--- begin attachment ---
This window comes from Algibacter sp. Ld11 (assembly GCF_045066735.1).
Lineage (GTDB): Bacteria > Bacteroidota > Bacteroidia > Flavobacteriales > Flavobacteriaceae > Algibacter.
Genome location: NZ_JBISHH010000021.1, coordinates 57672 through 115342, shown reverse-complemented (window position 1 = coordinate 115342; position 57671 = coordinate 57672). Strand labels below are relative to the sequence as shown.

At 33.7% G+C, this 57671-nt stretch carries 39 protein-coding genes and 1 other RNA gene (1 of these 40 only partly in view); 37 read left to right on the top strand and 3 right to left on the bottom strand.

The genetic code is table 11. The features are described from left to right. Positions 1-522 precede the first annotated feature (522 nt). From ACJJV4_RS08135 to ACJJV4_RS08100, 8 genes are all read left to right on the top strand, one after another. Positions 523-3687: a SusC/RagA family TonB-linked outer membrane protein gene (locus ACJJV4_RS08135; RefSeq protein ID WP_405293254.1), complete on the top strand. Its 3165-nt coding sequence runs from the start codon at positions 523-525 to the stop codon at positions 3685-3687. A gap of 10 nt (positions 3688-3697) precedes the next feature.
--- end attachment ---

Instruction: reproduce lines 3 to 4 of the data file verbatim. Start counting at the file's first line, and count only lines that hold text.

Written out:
Genome location: NZ_JBISHH010000021.1, coordinates 57672 through 115342, shown reverse-complemented (window position 1 = coordinate 115342; position 57671 = coordinate 57672). Strand labels below are relative to the sequence as shown.

At 33.7% G+C, this 57671-nt stretch carries 39 protein-coding genes and 1 other RNA gene (1 of these 40 only partly in view); 37 read left to right on the top strand and 3 right to left on the bottom strand.